AE: That was a terrible reality!

AB: It was a terrible terrible reality back then but now we can laugh at it.

EW: I've done similar journeys myself crammed into vans and its not comfortable but it's something you've gotta experience isn't it...

AB: It's for the love of music.

AE: It was coming close to what happened in the World War trenches. Ok it was not that bad but it was close! There was no food..

AB: .. and nobody had the money to go home, there was no option at all. What could we do?

EW: What are your thoughts on the film now it's done and it's one final piece? I guess it's something you've worked towards for almost two decades?
AB: It's a big stone for my chest because it’s been a lot of emotional involvement and a lot of work - 3 years almost. There's been a lot of problems with the authoring so it's a big relief now.

EW: Why did you chose to record everything from day one?

AB: I didn't actually, I was lucky enough to get much old stuff from Alf so it's actually him filming. I was trying to reach him to get the old stuff as I kinda figured he had some film, especially rehearsal footage, but he was in China on vacation for 3 months so I was very lucky to get that footage one week before the deadline.

EW: I see. I'd read in the press release that you'd filmed a lot of it...

AB: Yes I had some footage, like a Grotesque rehearsal [Tompa's pre-AtG band] and then you have hundreds of pictures to go through from all the band members and the close circuit around us.

EW: I'm guessing it was a long process that brought back a lot of memories?

AB: Yep, we delved deeper and deeper, coming up with new ideas to portray in it.

EW: It was really good, but as was evidenced by Tompa in the film are we to take this as a final release ever by the band?
AB: Probably yes, a label might release something else but in terms of recording new stuff thats it.

EW: So you're not going to do as other reformed bands have done and record any new albums?

AB: Maybe a black metal album!

EW: You formed in the late 80's/early 90's just as Swedish extreme metal was really getting going, but I want to know what were your personal inspirations for forming a band back then?
AB: Tompa was a big driving force in the death metal scene so getting in contact with him in combination with listening to Metallica and Slayer, that was what inspired me to pick up a guitar in the first place. A friend of mine had the "Master of Puppets" tablature books so I started to learn a lot of Metallica things. That was in '89 I think. Then after meeting Tomas and listening to more and more underground death metal like Morbid Angel we wanted to form our own band, and that became Infestation.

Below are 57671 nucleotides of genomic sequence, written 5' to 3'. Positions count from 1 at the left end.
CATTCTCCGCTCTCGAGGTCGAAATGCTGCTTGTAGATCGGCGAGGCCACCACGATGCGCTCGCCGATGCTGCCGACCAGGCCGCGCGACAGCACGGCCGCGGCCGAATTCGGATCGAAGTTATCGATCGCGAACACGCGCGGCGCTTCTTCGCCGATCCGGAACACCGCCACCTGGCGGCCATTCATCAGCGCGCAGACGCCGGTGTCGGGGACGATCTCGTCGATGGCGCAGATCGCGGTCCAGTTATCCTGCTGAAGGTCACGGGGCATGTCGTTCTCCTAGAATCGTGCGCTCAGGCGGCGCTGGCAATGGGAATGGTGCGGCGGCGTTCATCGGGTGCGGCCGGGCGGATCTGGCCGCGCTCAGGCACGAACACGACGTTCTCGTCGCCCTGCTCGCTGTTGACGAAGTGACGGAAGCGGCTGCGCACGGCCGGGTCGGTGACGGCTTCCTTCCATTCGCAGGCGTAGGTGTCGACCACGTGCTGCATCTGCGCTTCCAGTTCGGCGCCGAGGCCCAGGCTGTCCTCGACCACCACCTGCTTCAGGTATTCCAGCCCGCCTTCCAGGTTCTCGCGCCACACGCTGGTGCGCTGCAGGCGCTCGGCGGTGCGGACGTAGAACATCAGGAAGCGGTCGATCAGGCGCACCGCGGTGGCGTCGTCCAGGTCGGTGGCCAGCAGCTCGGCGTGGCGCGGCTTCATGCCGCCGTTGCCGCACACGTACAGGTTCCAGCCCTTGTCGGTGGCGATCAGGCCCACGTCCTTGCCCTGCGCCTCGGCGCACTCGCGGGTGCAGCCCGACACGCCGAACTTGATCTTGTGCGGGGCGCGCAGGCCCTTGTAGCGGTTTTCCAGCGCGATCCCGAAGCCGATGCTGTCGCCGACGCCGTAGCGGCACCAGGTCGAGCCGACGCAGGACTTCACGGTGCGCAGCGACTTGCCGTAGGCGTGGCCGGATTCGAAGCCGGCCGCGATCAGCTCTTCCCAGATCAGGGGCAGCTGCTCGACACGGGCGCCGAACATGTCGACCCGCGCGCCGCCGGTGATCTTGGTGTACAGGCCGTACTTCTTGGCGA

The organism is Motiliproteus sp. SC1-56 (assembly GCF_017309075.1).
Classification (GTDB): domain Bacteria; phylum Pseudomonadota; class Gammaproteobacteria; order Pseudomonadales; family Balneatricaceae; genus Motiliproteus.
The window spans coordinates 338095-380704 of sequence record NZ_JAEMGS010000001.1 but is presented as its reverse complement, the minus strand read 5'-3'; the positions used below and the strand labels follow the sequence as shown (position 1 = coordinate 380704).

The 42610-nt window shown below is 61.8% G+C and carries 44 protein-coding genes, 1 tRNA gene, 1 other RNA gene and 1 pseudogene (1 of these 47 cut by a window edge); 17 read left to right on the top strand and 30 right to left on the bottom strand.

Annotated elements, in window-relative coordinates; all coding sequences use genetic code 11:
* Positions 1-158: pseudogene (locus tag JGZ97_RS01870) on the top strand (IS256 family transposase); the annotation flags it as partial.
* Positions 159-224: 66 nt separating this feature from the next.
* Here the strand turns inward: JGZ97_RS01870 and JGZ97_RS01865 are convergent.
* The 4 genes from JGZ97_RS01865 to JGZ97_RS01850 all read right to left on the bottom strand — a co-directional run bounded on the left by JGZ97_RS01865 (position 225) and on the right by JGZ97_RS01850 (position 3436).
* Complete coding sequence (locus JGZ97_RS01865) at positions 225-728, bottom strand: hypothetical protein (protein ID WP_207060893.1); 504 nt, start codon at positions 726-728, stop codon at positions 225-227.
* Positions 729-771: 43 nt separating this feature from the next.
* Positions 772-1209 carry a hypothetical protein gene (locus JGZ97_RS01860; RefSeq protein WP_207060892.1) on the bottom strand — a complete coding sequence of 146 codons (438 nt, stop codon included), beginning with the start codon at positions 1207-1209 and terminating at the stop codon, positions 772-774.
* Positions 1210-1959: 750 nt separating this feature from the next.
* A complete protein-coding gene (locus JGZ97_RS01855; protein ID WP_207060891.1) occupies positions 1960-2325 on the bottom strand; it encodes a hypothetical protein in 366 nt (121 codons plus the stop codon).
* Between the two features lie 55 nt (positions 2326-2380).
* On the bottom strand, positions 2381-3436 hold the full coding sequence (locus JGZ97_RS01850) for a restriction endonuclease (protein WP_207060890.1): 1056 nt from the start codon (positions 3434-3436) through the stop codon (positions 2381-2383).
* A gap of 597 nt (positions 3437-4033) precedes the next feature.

EW: I guess it was always your intention to play with your brother?

AB: That kinda just happened. He actually played bass in Demolition, an old band, that was without me so he played an instrument before me. I started in February '90, which was four months before we formed At the Gates so I wasn't very skilled.

EW: I guess with you Adrian it was somewhat out the question playing with your brother both being drummers? How did that happen?

AE: I started playing to AC/DC "Back in Black" and Judas Priest "Screaming for Vengeance" and I just coerced my parents into buying me a kit. And then my brother [Daniel Erlandsson, now with Carcass & Arch Enemy] was playing tennis and he hated music. Then one day he fell out of a tree, climbing as kids do, broke his arm so he couldn't play tennis and came down and sat listening to me, day after day for about a week while I was practising really primal basic stuff. But he got really hooked and when his hand healed he never went back to playing tennis, he wanted to play drums instead and formed a band. We've both been an inspiration for each other ever since.

EW: What were your parents reactions as you grew up to playing in extreme metal bands?

AE: There was no music at all in my family but they were pretty supportive, especially my dad who was relly supprotive - he bought me a snare drum with a splash cymbal and enrolled me in snare drum classes. I couldn't make any sense of it but still, he persevered and bought me a drumkit and tuned all the drums up with his adjustable wrench. They sounded like shit but I wanted to be some combination of Phil Rudd and Tommy Lee and just kept playing and kinda smitten my brother I guess in some weird way.

EW: It was that dedication that got you there in the end...

AE: I get really easily obsessed with things and music is really easy to get obsessed with and especially if you start playing and you make tiny progress steps. Mine were really tiny in the beginning but enough to keep me totally obsessed with it and I guessed that rubbed off on my brother. To a certain extent I'm equally obsessed today. I'm gonna be 40 in 10 months or something and I've just joined Paradise Lost a year ago and I said to Nick [Holmes, PL vocalist] jokingly on the tour, "If PL split up would you form another band?" and he said "Hell no! No fucking way!". I dont know how many bands I've been in uptil this point but quite a few and we [pointing at his wife Amber sat next to him] formed a band together, Nemhain, a new rock band and I'm willing to go through all the shit clubs again. It's kind of a driving force.